G++3.2.1 and static decls. in C++ Modules

Riendeau, Mike mike.riendeau at analog.com
Thu Mar 6 21:40:55 CET 2003


We recently upgraded our GCC tool set to 3.2.1 from 2.95.2. I have written a C++ module
to parse STDF binary test data files and return the data in python objects. With the older
compiler, including G++, the 'staticforward' and 'statichere' macros functioned without incident;
I was able to link python by specifying the linker as (CXX).  The new G++ (3.2.1) bails on compilation,
complaining about re-definition of the static vars.  Without posting the whole content of 
the module, I was able to work around it in a manner similar to the following examples,
which can be compiled standalone to demo the problem. You don't need extern "C" in
these examples. If any  python guru has a more elegant workaround than the following,
please let me know.
 
 ---- CUT BROKEN ----
 
/* Do nothing demo of GCC vs. G++ and Python. This works
   with GCC,  but G++ won't compile it. G++ bails on the
   redefinition of static vars. MR I Have to use G++ to
   link Python, because my python module is written 
   in C++. The older G++ (2.95.2) did not have a problem
   with this. */
 
#include <stdio.h>
 
/* Python predefines some macros and types like these */
#define staticforward static
#define statichere static
 
/* Define an arbitrary structure type (Like PyMethodDef) */
typedef struct ADef {
  int dummy;
  void (*af)(int i);
}ADef;
 
/* Pre-declare a static array because we need to refer to
   it, prior to its definition. Similar to Python's method arrays */
static ADef sarr[2];
 
/* Create some void funcs which refer to the sarr */
static void bfunc(int i)
{
  printf("bfunc: sarr[%d] dummy is %d\n",i,sarr[i].dummy);
}
 
static void cfunc(int i)
{
  printf("cfunc: sarr[%d] dummy is %d\n",i,sarr[i].dummy);
}
 
/* Define the previously declared static array
   including the funcs in the definition.  */
statichere ADef sarr[2] = {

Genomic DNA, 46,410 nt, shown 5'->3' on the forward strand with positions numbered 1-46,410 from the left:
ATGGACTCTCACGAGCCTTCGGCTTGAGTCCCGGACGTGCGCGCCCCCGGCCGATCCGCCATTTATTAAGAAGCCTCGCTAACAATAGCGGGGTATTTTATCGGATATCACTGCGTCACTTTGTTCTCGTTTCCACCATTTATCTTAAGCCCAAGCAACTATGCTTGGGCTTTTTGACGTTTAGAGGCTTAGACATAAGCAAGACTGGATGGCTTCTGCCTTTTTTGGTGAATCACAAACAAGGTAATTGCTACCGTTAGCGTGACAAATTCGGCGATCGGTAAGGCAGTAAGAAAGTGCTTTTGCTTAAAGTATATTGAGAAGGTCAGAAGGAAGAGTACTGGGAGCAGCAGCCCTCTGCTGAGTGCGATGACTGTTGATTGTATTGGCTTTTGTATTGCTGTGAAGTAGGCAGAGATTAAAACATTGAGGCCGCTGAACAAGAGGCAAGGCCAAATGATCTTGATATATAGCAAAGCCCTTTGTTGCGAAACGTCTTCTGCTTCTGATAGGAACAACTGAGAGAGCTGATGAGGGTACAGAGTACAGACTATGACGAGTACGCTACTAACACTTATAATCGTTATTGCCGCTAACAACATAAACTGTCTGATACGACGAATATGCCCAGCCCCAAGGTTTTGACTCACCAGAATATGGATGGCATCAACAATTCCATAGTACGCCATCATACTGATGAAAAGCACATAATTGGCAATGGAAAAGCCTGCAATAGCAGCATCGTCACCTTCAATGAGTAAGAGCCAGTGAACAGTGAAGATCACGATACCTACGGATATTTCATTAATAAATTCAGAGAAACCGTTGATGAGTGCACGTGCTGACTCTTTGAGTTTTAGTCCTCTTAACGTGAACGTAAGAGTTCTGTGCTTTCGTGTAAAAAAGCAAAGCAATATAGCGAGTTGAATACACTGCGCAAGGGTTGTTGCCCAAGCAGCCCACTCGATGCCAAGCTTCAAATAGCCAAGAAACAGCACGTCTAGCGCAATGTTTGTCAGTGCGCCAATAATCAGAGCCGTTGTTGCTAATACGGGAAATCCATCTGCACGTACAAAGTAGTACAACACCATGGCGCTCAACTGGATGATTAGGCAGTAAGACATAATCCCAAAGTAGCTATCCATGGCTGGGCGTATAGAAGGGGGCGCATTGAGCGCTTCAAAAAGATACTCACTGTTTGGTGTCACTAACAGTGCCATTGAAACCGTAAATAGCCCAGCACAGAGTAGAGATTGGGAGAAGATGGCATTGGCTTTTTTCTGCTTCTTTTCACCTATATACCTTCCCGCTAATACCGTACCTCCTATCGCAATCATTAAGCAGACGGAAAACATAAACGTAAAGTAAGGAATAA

{ 12, bfunc },
  { 24, cfunc }
};
 
main(int argc, char *argv[])
{
  sarr[0].af(1);
  sarr[1].af(0);
}
 

---- CUT END BROKEN ----
 
---- CUT FIXED ----
/*
  Do nothing demo of GCC vs. G++ and Python. This works
  with G++ and hacks around the problem at run time at the cost
  of an additional static ptr. I turns out Python has to
  call my module's init() process anyway.
 */
 
#include <stdio.h>
 
/* An arbitrary structure */
typedef struct ADef {
  int dummy;
  void (*af)(int i);
}ADef;
 
/* Pre-declare a pointer to a static array, which will
   be assigned at runtime. */
static ADef *sarr_ptr;
 
/* Create some void funcs which refer to the sarr */
static void bfunc(int i)
{
  printf("bfunc: sarr[%d] dummy is %d\n",i,sarr_ptr[i].dummy);
}
 
static void cfunc(int i)
{
  printf("cfunc: sarr[%d] dummy is %d\n",i,sarr_ptr[i].dummy);
}
 
/* Define the previously declared static array
   including the funcs in the definition.  */
static ADef sarr[2] = {
  { 12, bfunc },
  { 24, cfunc }
};
 
main(int argc, char *argv[])
{
  /* In the python module's initmodulename() function,
     I added lines similar to this line for the Obj method arrays etc. */
  sarr_ptr = sarr;
  /**/
 
  sarr[0].af(1);
  sarr[1].af(0);
}

---- CUT END FIXED -----
 
Is this solution the proper one? If not, are there any switches etc. I should use with
G++ to get it to act properly.
 
Regards,
  M. Riendeau

- 

Michael H. Riendeau 
Staff Test Engineer 
Analog Devices ATE Products Group

http://www.analog.c <http://www.analog.com> om

 
-------------- next part --------------
An HTML attachment was scrubbed...
URL: <http://mail.python.org/pipermail/python-list/attachments/20030306/e67d9ed8/attachment.html>


More information about the Python-list mailing list